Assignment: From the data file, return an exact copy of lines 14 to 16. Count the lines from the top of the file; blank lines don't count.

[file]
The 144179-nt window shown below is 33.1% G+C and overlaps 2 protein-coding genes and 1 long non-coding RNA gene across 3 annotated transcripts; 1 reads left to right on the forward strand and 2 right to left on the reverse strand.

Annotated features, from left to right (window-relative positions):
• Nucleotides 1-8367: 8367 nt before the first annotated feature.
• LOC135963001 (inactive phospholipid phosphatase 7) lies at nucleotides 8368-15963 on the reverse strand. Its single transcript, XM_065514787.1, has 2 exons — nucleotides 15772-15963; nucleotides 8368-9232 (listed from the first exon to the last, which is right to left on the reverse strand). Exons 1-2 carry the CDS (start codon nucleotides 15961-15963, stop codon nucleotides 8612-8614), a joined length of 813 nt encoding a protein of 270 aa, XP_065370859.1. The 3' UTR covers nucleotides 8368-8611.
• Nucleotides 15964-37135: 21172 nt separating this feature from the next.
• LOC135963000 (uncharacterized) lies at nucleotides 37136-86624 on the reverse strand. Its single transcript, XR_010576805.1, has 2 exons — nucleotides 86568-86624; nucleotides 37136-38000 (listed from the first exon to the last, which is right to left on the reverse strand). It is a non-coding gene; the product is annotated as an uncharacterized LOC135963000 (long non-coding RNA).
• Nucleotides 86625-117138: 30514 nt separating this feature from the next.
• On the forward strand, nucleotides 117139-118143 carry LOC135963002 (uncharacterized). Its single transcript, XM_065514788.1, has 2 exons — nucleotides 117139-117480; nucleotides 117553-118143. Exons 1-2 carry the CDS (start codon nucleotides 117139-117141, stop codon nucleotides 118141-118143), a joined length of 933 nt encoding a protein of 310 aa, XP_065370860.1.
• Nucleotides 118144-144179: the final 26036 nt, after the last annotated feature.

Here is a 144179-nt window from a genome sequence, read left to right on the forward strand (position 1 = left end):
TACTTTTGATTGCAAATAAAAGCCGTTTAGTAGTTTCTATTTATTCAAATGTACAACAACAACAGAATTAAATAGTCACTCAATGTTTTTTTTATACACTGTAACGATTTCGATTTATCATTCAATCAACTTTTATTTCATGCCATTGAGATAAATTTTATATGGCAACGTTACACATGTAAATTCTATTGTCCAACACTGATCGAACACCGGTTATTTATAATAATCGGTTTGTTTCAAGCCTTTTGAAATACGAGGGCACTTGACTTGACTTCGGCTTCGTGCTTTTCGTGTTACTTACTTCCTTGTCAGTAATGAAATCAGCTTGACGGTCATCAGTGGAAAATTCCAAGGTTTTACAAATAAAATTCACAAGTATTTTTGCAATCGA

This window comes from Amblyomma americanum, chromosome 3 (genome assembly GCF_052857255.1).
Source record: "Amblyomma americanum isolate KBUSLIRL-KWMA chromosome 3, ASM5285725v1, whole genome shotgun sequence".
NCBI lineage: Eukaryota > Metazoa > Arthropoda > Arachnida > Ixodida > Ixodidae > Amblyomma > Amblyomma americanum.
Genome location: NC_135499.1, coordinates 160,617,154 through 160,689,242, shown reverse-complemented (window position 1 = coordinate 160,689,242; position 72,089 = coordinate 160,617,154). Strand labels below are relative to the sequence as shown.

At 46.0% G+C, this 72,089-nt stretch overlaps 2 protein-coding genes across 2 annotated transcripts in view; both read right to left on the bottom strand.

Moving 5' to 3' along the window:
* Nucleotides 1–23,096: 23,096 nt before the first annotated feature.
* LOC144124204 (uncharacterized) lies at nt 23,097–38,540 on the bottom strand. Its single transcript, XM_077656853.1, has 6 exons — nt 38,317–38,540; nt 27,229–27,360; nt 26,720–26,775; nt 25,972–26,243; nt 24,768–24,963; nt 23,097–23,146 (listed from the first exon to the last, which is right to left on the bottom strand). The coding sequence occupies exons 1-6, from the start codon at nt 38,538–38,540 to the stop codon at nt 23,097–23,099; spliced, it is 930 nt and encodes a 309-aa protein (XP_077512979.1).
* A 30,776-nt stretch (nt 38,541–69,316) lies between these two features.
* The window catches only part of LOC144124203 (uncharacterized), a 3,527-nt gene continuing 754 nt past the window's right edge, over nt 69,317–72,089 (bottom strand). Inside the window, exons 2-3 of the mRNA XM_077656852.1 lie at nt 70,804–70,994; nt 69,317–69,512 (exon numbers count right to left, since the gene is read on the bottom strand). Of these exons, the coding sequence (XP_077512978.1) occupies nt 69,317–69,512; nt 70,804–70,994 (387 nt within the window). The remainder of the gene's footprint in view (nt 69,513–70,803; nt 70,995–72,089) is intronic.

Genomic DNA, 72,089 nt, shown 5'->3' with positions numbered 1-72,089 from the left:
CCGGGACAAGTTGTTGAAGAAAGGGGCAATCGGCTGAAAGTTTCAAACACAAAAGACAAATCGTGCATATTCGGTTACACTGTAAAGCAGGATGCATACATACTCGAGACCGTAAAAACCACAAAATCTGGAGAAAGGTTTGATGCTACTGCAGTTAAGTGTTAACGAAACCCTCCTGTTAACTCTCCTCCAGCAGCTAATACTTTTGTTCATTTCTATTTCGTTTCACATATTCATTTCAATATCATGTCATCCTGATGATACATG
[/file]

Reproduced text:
NCBI lineage: Eukaryota > Metazoa > Arthropoda > Arachnida > Ixodida > Ixodidae > Amblyomma > Amblyomma americanum.
Genome location: NC_135499.1, coordinates 160,617,154 through 160,689,242, shown reverse-complemented (window position 1 = coordinate 160,689,242; position 72,089 = coordinate 160,617,154). Strand labels below are relative to the sequence as shown.

At 46.0% G+C, this 72,089-nt stretch overlaps 2 protein-coding genes across 2 annotated transcripts in view; both read right to left on the bottom strand.